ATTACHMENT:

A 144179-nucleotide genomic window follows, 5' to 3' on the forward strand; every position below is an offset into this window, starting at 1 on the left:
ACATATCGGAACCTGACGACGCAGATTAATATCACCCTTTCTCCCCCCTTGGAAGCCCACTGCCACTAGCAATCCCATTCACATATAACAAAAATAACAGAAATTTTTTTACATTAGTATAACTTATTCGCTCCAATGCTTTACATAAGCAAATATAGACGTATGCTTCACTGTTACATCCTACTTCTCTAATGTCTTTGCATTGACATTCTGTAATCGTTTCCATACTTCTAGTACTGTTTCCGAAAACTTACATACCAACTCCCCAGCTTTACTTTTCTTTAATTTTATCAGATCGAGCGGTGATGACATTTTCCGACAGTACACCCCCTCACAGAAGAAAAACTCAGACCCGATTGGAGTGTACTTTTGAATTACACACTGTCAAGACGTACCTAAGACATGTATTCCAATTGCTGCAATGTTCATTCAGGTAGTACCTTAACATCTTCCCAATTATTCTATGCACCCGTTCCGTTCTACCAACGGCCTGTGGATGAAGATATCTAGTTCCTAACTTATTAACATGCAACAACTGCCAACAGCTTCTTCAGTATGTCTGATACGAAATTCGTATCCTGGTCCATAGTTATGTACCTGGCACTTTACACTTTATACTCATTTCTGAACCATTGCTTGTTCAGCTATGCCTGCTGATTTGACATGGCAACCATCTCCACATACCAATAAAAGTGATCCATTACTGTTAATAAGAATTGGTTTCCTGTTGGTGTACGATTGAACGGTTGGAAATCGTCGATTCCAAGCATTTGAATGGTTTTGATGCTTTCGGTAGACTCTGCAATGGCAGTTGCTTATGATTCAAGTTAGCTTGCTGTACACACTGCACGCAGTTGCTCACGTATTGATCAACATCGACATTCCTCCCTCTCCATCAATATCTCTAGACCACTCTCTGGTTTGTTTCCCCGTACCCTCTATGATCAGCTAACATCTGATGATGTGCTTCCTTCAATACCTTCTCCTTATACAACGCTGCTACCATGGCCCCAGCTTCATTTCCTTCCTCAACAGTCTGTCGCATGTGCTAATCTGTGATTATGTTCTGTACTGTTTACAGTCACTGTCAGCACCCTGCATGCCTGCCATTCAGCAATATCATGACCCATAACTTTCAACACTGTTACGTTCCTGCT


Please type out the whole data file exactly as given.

A 144179-nucleotide genomic window follows, 5' to 3' on the forward strand; every position below is an offset into this window, starting at 1 on the left:
ACATATCGGAACCTGACGACGCAGATTAATATCACCCTTTCTCCCCCCTTGGAAGCCCACTGCCACTAGCAATCCCATTCACATATAACAAAAATAACAGAAATTTTTTTACATTAGTATAACTTATTCGCTCCAATGCTTTACATAAGCAAATATAGACGTATGCTTCACTGTTACATCCTACTTCTCTAATGTCTTTGCATTGACATTCTGTAATCGTTTCCATACTTCTAGTACTGTTTCCGAAAACTTACATACCAACTCCCCAGCTTTACTTTTCTTTAATTTTATCAGATCGAGCGGTGATGACATTTTCCGACAGTACACCCCCTCACAGAAGAAAAACTCAGACCCGATTGGAGTGTACTTTTGAATTACACACTGTCAAGACGTACCTAAGACATGTATTCCAATTGCTGCAATGTTCATTCAGGTAGTACCTTAACATCTTCCCAATTATTCTATGCACCCGTTCCGTTCTACCAACGGCCTGTGGATGAAGATATCTAGTTCCTAACTTATTAACATGCAACAACTGCCAACAGCTTCTTCAGTATGTCTGATACGAAATTCGTATCCTGGTCCATAGTTATGTACCTGGCACTTTACACTTTATACTCATTTCTGAACCATTGCTTGTTCAGCTATGCCTGCTGATTTGACATGGCAACCATCTCCACATACCAATAAAAGTGATCCATTACTGTTAATAAGAATTGGTTTCCTGTTGGTGTACGATTGAACGGTTGGAAATCGTCGATTCCAAGCATTTGAATGGTTTTGATGCTTTCGGTAGACTCTGCAATGGCAGTTGCTTATGATTCAAGTTAGCTTGCTGTACACACTGCACGCAGTTGCTCACGTATTGATCAACATCGACATTCCTCCCTCTCCATCAATATCTCTAGACCACTCTCTGGTTTGTTTCCCCGTACCCTCTATGATCAGCTAACATCTGATGATGTGCTTCCTTCAATACCTTCTCCTTATACAACGCTGCTACCATGGCCCCAGCTTCATTTCCTTCCTCAACAGTCTGTCGCATGTGCTAATCTGTGATTATGTTCTGTACTGTTTACAGTCACTGTCAGCACCCTGCATGCCTGCCATTCAGCAATATCATGACCCATAACTTTCAACACTGTTACGTTCCTGCT